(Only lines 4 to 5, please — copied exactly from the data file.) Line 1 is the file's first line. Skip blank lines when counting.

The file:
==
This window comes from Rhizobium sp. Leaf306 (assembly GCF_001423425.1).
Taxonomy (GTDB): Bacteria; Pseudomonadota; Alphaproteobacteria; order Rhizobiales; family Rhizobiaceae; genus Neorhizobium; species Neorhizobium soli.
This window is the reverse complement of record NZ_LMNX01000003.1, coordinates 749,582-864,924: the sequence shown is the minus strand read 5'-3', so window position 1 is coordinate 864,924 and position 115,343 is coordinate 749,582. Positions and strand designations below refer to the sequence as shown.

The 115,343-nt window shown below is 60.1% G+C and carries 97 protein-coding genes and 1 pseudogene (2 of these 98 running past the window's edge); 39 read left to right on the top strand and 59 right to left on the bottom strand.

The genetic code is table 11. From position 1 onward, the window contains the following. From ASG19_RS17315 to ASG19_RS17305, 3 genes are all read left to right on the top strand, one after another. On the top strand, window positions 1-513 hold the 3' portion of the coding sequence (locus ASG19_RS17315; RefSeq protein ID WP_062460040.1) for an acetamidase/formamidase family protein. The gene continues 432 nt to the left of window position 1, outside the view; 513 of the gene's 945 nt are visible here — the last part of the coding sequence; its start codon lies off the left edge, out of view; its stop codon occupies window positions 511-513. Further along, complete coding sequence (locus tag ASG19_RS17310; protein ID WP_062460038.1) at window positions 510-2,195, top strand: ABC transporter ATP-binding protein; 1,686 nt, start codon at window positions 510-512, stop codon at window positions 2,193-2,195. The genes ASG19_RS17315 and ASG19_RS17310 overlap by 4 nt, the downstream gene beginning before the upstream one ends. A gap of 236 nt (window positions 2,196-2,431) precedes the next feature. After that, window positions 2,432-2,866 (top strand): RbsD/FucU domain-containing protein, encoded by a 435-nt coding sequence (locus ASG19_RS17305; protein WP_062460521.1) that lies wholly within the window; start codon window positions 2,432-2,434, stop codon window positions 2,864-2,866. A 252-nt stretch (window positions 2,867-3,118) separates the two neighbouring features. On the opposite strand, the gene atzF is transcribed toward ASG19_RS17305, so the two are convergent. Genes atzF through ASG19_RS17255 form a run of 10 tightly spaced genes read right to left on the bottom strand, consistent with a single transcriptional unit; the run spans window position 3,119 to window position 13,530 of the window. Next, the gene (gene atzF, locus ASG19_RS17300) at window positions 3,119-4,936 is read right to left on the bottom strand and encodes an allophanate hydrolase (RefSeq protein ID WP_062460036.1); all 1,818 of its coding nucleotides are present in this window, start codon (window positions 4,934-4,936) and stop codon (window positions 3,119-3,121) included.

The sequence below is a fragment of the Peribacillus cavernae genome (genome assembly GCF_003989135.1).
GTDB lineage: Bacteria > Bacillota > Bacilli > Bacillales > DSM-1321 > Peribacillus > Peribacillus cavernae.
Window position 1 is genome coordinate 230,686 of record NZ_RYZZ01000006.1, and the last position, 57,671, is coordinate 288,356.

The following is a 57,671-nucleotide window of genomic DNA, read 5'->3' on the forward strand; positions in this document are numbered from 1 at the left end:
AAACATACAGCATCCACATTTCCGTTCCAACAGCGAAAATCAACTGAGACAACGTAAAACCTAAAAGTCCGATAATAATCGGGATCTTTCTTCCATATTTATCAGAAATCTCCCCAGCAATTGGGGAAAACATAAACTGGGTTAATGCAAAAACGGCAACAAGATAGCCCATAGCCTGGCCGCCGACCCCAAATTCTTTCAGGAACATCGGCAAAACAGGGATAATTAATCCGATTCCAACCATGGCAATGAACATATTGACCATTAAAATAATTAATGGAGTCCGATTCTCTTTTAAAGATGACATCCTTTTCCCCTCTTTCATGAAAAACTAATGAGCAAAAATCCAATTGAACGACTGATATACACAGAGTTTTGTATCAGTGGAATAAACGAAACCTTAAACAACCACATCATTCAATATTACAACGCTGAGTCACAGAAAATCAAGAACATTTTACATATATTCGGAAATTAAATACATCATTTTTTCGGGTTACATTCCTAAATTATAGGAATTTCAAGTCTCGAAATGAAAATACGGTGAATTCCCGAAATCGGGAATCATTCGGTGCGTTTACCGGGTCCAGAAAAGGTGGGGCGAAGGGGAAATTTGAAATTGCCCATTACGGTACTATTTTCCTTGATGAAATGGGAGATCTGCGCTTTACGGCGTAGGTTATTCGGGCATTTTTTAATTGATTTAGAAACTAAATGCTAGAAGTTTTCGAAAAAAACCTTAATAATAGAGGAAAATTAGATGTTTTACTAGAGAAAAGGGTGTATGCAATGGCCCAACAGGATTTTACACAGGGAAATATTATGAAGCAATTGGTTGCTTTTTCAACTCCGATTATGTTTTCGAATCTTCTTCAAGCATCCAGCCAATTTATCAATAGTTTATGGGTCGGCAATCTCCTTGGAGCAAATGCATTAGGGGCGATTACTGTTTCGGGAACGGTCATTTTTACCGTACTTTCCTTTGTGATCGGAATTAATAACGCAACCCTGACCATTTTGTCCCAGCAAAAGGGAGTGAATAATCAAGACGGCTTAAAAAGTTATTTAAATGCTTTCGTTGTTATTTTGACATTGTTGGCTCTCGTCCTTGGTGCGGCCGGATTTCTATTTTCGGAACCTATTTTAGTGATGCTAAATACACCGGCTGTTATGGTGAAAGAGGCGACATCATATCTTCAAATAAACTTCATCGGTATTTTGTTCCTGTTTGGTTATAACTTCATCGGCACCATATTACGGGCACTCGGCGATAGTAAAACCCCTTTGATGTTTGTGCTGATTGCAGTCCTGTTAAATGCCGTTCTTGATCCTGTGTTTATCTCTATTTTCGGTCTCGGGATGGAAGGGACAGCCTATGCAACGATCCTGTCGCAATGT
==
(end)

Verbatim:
The 115,343-nt window shown below is 60.1% G+C and carries 97 protein-coding genes and 1 pseudogene (2 of these 98 running past the window's edge); 39 read left to right on the top strand and 59 right to left on the bottom strand.

The genetic code is table 11. From position 1 onward, the window contains the following. From ASG19_RS17315 to ASG19_RS17305, 3 genes are all read left to right on the top strand, one after another. On the top strand, window positions 1-513 hold the 3' portion of the coding sequence (locus ASG19_RS17315; RefSeq protein ID WP_062460040.1) for an acetamidase/formamidase family protein. The gene continues 432 nt to the left of window position 1, outside the view; 513 of the gene's 945 nt are visible here — the last part of the coding sequence; its start codon lies off the left edge, out of view; its stop codon occupies window positions 511-513. Further along, complete coding sequence (locus tag ASG19_RS17310; protein ID WP_062460038.1) at window positions 510-2,195, top strand: ABC transporter ATP-binding protein; 1,686 nt, start codon at window positions 510-512, stop codon at window positions 2,193-2,195. The genes ASG19_RS17315 and ASG19_RS17310 overlap by 4 nt, the downstream gene beginning before the upstream one ends. A gap of 236 nt (window positions 2,196-2,431) precedes the next feature. After that, window positions 2,432-2,866 (top strand): RbsD/FucU domain-containing protein, encoded by a 435-nt coding sequence (locus ASG19_RS17305; protein WP_062460521.1) that lies wholly within the window; start codon window positions 2,432-2,434, stop codon window positions 2,864-2,866. A 252-nt stretch (window positions 2,867-3,118) separates the two neighbouring features. On the opposite strand, the gene atzF is transcribed toward ASG19_RS17305, so the two are convergent. Genes atzF through ASG19_RS17255 form a run of 10 tightly spaced genes read right to left on the bottom strand, consistent with a single transcriptional unit; the run spans window position 3,119 to window position 13,530 of the window. Next, the gene (gene atzF, locus ASG19_RS17300) at window positions 3,119-4,936 is read right to left on the bottom strand and encodes an allophanate hydrolase (RefSeq protein ID WP_062460036.1); all 1,818 of its coding nucleotides are present in this window, start codon (window positions 4,934-4,936) and stop codon (window positions 3,119-3,121) included.